If you can bring flexibility, nimbleness, and easy maintenance to your business application by implementing a budget-friendly, bare-bones rulebase such as JBoss Rules or Jess, why would you consider spending tens of thousands more on an enterprise BRMS (Business Rule Management System)?
The first three reasons are reports, reports, and reports. When your application has hundreds or thousands of rules, reports on which rule took the most time, which rule took the least time, which object was accessed the most, which object was accessed the least, which rules accessed which objects, and so on, become absolutely necessary for optimization and debugging. Fair Isaac’s Blaze Advisor, ILOG’s JRules, and a few other high-end rule management systems provide a wealth of reports on runtime information. Unfortunately, these kinds of reports take a good deal of time and effort to instantiate into either JBoss Rules or Jess.
The fourth reason to consider an enterprise BRMS is to get a variety of ways to view the business logic and to interact with the rules. An enterprise BRMS provides a friendly GUI and accessible syntax to the business users while giving true-blue developers a more straightforward way to quickly and easily write the rules. JBoss Rules and Jess have the programmer GUI, but they don’t have the friendly interface for the business user. One could be built but not quite as easily as you might think.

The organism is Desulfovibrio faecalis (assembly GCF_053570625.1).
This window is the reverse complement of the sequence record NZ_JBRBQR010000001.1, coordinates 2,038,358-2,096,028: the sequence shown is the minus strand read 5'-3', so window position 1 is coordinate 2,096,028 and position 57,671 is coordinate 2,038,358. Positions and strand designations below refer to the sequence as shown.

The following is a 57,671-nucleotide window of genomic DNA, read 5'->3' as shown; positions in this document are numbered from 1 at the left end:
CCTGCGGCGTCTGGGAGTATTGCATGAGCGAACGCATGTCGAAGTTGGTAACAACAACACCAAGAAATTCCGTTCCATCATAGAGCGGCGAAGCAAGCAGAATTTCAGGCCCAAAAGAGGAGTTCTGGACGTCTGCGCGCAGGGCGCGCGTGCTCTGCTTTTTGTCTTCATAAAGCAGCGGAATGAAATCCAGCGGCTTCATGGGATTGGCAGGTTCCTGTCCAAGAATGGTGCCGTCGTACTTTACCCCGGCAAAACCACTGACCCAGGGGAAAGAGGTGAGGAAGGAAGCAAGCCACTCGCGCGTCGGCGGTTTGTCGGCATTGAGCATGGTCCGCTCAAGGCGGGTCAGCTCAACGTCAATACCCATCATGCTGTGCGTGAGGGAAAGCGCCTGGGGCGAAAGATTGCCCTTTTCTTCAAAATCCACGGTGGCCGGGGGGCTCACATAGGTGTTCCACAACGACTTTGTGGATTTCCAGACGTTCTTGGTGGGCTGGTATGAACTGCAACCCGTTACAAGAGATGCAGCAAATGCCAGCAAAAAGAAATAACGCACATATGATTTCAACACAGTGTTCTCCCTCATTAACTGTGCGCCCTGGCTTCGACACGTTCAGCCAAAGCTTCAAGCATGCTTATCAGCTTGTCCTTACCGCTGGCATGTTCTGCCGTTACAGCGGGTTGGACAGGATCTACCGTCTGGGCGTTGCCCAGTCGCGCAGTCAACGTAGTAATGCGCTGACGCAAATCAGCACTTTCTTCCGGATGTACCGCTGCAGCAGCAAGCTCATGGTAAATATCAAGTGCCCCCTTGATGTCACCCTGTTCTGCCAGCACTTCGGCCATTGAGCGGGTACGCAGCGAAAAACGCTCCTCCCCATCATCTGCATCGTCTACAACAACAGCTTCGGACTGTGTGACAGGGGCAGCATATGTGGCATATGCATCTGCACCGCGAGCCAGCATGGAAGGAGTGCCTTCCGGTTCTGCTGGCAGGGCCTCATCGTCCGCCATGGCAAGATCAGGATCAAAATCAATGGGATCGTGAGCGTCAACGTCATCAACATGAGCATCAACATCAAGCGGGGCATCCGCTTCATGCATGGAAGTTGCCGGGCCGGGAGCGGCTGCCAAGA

The fifth reason is direct, factory support. Although support may not be important on some projects, for the project that absolutely, positively must be completed in a short period of time with the least amount of training, only the big players can provide quality personnel on a moment’s notice. Professional services aren’t cheap, but they can save your bacon when the fire has been turned up.
Yes, JBoss makes its money on providing support personnel (via partners) and not on the product, which is free. However, at this point in time, JBoss does not provide a school for independent consultants or business users, as do Fair Isaac and ILOG. JBoss does, however, maintain a list of “approved” partners. But using a list like that is kind of like fishing -- sometimes you get a keeper and sometimes you don’t.
As for Jess, you don’t get a network of service partners, so you’re absolutely at the mercy of the user community and documentation. On the upside, the Jess community is active and the documentation is really good.